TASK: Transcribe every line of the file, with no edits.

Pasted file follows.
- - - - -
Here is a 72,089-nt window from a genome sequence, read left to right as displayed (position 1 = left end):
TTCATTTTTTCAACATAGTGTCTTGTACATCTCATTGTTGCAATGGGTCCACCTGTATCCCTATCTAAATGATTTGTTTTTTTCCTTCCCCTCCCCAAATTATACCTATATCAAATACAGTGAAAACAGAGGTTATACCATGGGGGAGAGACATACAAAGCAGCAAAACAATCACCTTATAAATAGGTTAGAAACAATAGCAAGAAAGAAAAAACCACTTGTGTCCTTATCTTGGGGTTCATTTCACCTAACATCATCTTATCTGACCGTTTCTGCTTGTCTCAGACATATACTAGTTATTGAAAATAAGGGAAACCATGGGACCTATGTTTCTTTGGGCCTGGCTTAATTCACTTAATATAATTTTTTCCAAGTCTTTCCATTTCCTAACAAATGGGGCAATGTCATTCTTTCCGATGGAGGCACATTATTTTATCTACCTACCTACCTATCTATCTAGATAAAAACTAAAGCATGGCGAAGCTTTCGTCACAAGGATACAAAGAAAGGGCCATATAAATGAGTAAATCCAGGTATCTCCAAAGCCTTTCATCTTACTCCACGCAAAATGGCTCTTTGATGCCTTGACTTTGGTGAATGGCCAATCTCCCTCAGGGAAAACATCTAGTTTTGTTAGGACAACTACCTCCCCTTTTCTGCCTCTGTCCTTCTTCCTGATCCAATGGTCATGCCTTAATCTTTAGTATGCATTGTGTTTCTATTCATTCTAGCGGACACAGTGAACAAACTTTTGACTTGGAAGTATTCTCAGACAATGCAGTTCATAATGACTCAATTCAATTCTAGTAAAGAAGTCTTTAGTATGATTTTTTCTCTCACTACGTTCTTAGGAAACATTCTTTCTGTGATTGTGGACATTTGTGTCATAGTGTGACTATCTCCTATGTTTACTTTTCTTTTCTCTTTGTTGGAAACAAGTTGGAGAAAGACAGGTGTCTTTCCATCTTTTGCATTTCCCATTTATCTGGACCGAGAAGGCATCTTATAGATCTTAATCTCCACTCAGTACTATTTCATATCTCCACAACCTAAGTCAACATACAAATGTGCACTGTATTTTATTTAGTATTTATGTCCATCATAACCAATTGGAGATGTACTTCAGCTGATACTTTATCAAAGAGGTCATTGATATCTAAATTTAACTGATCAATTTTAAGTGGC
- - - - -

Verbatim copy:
Here is a 72,089-nt window from a genome sequence, read left to right as displayed (position 1 = left end):
TTCATTTTTTCAACATAGTGTCTTGTACATCTCATTGTTGCAATGGGTCCACCTGTATCCCTATCTAAATGATTTGTTTTTTTCCTTCCCCTCCCCAAATTATACCTATATCAAATACAGTGAAAACAGAGGTTATACCATGGGGGAGAGACATACAAAGCAGCAAAACAATCACCTTATAAATAGGTTAGAAACAATAGCAAGAAAGAAAAAACCACTTGTGTCCTTATCTTGGGGTTCATTTCACCTAACATCATCTTATCTGACCGTTTCTGCTTGTCTCAGACATATACTAGTTATTGAAAATAAGGGAAACCATGGGACCTATGTTTCTTTGGGCCTGGCTTAATTCACTTAATATAATTTTTTCCAAGTCTTTCCATTTCCTAACAAATGGGGCAATGTCATTCTTTCCGATGGAGGCACATTATTTTATCTACCTACCTACCTATCTATCTAGATAAAAACTAAAGCATGGCGAAGCTTTCGTCACAAGGATACAAAGAAAGGGCCATATAAATGAGTAAATCCAGGTATCTCCAAAGCCTTTCATCTTACTCCACGCAAAATGGCTCTTTGATGCCTTGACTTTGGTGAATGGCCAATCTCCCTCAGGGAAAACATCTAGTTTTGTTAGGACAACTACCTCCCCTTTTCTGCCTCTGTCCTTCTTCCTGATCCAATGGTCATGCCTTAATCTTTAGTATGCATTGTGTTTCTATTCATTCTAGCGGACACAGTGAACAAACTTTTGACTTGGAAGTATTCTCAGACAATGCAGTTCATAATGACTCAATTCAATTCTAGTAAAGAAGTCTTTAGTATGATTTTTTCTCTCACTACGTTCTTAGGAAACATTCTTTCTGTGATTGTGGACATTTGTGTCATAGTGTGACTATCTCCTATGTTTACTTTTCTTTTCTCTTTGTTGGAAACAAGTTGGAGAAAGACAGGTGTCTTTCCATCTTTTGCATTTCCCATTTATCTGGACCGAGAAGGCATCTTATAGATCTTAATCTCCACTCAGTACTATTTCATATCTCCACAACCTAAGTCAACATACAAATGTGCACTGTATTTTATTTAGTATTTATGTCCATCATAACCAATTGGAGATGTACTTCAGCTGATACTTTATCAAAGAGGTCATTGATATCTAAATTTAACTGATCAATTTTAAGTGGC